Beer isn’t all chuggable macro lager anymore. The craft beer movement has brought a previously unheard of number of new styles and tastes to the everyday beer drinker, and it’s useful to know how to find and appreciate those tastes. That’s not to say you should sit down, swirl, sniff, and slurp every beer like it’s a glass of fine wine, but some beers are worth some extra time.
No one knows this better than members of the Beer Judge Certification Program, or BJCP. The BJCP is a non-profit organization that certifies beer judges. It was started in 1985 and now has more than 3,000 judges who sanction beer events across the country. These people know their beer. They also know how to appreciate their beer, and it all starts with an easy method of evaluation.
The perfect pour
Pour the beer into a clean glass. Any glass will do, but a tulip glass is best. If there’s a lot of carbonation, tilt the glass to make sure the head of the beer isn’t too large. If there’s low carbonation, pour the beer straight into the center of the glass to agitate the beer enough to give it a head of foam.
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Stick your nose in it
Swirl the beer around in the glass and put your nose right in there. Inhale several times. Warm it up in your hands to release more aromas if you need to by cupping the part of the cup where the liquid is. If you’re still having trouble, put your palm over the top of the glass and swirl for a few seconds, trapping the aromas in the glass. Then smell.
Check it out
Hold your glass up to a light and tilt it a little. Check out the color, whether it’s clear or hazy, and how much of a head stays on the top of the beer. You can expect different looks for different styles, and the only way to know them all is to practice (drink).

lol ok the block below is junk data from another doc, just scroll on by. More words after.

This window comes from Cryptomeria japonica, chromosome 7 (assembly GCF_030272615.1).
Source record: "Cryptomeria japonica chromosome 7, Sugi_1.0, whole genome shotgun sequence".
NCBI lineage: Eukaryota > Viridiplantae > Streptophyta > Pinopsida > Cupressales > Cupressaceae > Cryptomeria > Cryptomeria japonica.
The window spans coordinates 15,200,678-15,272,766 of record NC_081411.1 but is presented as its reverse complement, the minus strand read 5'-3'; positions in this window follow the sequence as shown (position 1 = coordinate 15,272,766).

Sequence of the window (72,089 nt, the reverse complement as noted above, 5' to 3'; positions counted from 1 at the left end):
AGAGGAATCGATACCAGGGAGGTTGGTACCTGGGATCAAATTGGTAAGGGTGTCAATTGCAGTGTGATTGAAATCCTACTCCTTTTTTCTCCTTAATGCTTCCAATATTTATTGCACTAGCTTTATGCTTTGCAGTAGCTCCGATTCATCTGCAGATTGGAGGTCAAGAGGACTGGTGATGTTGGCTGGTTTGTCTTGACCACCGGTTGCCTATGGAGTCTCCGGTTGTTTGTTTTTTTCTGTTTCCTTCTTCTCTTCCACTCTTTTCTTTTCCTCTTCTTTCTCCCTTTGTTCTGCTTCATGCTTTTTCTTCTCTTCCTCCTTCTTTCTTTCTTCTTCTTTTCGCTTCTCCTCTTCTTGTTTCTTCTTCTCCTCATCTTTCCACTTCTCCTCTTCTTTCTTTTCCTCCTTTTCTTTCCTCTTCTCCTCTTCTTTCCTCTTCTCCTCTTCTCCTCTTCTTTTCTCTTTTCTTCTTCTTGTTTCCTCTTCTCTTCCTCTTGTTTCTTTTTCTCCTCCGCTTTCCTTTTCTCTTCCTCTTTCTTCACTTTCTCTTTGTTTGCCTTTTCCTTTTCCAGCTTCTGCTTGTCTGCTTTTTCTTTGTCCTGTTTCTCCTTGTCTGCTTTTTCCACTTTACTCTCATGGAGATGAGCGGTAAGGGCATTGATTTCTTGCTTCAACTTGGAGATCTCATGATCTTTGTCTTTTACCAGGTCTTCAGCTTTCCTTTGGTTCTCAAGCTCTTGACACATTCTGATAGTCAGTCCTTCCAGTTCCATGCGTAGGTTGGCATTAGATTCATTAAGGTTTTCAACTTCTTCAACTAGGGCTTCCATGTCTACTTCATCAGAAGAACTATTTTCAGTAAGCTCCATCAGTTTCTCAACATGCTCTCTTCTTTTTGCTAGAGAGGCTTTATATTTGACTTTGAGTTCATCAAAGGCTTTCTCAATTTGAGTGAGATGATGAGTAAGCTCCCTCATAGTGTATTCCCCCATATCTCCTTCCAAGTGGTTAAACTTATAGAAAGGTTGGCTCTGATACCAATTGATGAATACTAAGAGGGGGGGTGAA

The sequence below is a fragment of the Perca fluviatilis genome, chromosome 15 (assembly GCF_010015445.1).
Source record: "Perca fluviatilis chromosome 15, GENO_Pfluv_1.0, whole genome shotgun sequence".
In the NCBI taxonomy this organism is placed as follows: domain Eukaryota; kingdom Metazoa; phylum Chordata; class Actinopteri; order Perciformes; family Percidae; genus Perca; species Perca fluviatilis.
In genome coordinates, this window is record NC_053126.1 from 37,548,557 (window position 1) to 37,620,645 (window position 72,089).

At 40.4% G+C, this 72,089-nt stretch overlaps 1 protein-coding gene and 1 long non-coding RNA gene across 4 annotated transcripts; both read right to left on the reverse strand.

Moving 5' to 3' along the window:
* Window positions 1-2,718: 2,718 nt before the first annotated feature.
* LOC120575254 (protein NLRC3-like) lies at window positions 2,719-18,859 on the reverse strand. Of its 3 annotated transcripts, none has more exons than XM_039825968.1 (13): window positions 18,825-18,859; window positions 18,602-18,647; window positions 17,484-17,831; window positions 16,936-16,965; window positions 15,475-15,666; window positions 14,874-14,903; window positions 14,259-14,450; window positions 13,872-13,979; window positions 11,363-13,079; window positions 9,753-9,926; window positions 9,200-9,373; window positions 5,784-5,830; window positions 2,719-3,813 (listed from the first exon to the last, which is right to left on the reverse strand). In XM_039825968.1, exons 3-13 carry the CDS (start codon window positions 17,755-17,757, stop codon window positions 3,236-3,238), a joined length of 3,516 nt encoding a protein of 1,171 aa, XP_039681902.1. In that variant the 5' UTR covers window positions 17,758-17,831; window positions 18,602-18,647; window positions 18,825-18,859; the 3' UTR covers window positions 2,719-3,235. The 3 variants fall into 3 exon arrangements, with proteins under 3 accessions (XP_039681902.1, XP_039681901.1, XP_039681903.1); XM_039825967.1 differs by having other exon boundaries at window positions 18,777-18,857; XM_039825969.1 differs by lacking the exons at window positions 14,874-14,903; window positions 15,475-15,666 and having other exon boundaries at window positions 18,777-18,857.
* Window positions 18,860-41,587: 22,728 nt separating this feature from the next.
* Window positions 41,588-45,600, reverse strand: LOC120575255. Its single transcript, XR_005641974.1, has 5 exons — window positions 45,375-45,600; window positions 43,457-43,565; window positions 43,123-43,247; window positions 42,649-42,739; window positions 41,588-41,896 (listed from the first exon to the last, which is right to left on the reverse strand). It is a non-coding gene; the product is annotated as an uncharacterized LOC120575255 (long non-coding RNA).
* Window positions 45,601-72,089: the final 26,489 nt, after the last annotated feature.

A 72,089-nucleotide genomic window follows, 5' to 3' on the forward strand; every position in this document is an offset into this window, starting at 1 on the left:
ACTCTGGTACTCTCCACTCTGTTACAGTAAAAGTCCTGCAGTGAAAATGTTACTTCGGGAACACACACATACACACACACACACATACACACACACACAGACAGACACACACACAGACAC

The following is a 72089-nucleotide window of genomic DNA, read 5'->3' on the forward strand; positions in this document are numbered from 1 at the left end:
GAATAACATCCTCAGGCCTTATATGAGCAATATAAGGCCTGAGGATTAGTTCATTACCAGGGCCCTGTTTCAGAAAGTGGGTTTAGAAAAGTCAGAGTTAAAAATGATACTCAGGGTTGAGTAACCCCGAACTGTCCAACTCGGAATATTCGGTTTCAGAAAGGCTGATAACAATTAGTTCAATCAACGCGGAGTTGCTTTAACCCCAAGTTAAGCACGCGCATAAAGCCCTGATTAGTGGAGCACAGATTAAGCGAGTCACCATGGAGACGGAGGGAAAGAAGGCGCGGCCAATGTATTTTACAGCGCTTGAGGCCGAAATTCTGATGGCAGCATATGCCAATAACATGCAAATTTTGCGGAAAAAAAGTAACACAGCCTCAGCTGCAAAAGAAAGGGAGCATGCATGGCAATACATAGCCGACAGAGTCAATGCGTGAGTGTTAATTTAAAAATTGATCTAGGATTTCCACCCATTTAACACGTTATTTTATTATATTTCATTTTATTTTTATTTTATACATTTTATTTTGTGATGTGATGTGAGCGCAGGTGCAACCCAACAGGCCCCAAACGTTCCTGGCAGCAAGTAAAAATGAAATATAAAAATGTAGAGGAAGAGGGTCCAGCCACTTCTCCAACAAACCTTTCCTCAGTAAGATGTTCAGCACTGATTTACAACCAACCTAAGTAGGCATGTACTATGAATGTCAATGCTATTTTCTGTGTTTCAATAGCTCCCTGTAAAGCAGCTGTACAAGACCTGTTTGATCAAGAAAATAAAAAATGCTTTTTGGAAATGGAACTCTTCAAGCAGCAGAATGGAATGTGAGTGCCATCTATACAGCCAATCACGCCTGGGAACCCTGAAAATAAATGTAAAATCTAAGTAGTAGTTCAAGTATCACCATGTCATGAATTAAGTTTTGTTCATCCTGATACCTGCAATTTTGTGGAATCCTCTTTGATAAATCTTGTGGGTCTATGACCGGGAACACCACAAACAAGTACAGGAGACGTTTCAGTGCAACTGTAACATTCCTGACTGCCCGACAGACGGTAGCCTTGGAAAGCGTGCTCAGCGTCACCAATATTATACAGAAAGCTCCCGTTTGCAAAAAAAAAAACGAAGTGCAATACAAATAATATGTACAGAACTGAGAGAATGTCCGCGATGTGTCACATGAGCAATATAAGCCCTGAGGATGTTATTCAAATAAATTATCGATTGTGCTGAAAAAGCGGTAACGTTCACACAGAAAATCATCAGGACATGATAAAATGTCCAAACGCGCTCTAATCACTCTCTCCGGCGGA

Back to the smells
Swirl it up again and stick your nose back in it. The beer will be more agitated and warmer after the first three steps. Note the differences from the first smell.
Finally it’s time to take a sip. Take in just enough to coat your mouth. Let it hit your lips, gums, teeth, and all around your tongue. When you swallow that sip, keep your mouth closed and exhale through your nose. Take note of the initial flavors you notice, the intermediate flavors, and the aftertaste.
Take one more sip, this time focusing on the weight of the beer. Compare it to other beers of the same style you’ve had before.
This is where you take it all in at once. As the BJCP writes in their procedure process: “Relax. Take a deep breath. Smell the beer again, and taste it again. Pause to consider where the beer belongs in the overall range of scores … and where similar beers are ranked within the judging flight.”